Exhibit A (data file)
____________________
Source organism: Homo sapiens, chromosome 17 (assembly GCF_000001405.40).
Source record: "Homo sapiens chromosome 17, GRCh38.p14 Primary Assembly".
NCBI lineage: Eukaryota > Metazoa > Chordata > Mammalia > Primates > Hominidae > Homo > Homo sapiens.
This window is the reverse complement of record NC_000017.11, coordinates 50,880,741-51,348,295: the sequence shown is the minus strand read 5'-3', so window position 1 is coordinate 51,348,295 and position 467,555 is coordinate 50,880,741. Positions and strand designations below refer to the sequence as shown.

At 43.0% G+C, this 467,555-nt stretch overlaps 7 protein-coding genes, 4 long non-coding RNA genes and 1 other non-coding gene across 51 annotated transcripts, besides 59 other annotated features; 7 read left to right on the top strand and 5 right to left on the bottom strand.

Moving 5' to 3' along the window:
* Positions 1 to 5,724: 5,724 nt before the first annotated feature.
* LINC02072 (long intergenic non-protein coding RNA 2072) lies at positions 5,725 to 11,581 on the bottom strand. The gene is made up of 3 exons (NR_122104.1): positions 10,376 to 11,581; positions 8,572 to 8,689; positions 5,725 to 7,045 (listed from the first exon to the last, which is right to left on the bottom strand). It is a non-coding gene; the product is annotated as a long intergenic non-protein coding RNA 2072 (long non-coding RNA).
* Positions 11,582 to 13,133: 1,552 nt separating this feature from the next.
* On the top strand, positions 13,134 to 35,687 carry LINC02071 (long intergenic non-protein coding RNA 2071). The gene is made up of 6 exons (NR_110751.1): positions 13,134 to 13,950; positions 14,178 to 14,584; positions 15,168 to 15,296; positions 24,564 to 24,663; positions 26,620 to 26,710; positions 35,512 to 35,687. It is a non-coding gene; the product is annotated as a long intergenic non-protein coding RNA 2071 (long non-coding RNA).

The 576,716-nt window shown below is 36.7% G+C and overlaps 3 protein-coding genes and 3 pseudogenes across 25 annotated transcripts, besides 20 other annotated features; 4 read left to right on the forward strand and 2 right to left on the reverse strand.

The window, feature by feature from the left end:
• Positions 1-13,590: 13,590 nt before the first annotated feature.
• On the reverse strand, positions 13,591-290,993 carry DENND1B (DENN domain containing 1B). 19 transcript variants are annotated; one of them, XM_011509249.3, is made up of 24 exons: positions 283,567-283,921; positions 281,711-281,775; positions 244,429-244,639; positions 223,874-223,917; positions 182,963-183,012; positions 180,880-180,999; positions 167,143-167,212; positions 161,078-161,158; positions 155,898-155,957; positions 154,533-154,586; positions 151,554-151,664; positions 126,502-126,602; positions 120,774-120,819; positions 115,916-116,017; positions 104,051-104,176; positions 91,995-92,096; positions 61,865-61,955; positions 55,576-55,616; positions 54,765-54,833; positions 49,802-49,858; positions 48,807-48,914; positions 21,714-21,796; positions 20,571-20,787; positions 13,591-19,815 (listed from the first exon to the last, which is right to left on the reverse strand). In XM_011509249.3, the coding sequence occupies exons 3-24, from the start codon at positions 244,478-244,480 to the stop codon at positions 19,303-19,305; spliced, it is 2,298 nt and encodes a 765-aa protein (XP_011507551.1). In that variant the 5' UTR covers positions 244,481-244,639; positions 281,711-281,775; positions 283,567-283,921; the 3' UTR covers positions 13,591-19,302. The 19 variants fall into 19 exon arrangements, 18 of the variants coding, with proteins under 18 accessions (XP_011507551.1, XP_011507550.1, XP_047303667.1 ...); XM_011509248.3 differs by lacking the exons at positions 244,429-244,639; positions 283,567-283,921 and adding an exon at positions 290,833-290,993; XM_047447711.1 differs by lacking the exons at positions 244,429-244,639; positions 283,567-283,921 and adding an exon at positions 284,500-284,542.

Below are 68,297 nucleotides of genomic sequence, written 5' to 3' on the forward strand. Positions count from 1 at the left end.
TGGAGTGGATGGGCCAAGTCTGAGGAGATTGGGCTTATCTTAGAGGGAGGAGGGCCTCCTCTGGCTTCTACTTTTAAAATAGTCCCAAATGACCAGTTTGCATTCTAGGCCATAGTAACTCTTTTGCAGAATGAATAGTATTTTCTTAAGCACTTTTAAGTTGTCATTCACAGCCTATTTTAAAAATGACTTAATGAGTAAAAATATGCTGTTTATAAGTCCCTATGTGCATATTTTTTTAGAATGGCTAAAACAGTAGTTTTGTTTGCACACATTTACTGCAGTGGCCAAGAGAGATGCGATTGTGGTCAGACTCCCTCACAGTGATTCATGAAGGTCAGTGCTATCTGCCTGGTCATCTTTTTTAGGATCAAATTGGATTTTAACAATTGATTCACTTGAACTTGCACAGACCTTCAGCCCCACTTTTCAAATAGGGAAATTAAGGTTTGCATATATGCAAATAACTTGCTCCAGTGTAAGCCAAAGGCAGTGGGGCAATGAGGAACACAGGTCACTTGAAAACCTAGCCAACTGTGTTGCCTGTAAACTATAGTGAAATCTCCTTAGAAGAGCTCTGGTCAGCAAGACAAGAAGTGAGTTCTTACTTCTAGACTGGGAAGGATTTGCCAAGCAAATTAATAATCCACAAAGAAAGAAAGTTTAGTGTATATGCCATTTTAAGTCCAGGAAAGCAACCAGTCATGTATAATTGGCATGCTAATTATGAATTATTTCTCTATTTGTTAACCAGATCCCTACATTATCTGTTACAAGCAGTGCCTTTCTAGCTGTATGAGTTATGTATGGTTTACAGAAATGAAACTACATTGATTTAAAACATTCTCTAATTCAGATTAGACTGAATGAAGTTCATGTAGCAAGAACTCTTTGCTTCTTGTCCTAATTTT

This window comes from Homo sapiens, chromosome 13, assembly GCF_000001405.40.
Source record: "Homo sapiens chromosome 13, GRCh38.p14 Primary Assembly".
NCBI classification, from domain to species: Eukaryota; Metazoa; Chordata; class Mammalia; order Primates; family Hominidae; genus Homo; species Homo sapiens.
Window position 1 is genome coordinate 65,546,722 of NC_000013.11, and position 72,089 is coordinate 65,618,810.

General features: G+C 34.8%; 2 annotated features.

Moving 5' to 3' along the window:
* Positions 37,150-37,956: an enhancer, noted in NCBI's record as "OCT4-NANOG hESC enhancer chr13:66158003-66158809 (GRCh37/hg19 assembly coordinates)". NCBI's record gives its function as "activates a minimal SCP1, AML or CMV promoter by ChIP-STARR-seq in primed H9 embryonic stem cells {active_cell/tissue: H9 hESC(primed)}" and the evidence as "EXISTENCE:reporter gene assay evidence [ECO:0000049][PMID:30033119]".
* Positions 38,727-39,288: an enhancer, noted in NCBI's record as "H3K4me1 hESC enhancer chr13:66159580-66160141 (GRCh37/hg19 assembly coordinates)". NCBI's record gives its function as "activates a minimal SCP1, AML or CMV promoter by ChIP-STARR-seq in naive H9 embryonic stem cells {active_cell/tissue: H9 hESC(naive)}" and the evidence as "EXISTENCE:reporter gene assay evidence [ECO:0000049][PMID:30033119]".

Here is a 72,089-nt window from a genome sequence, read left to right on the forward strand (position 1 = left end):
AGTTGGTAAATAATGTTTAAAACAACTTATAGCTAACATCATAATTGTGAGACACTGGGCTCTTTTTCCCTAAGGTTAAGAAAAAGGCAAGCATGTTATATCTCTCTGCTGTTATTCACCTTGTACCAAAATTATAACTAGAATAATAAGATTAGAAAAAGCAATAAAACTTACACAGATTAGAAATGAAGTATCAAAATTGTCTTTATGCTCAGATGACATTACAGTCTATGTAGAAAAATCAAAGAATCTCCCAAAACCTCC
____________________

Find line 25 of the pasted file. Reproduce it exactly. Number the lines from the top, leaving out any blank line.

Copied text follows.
Here is a 72,089-nt window from a genome sequence, read left to right on the forward strand (position 1 = left end):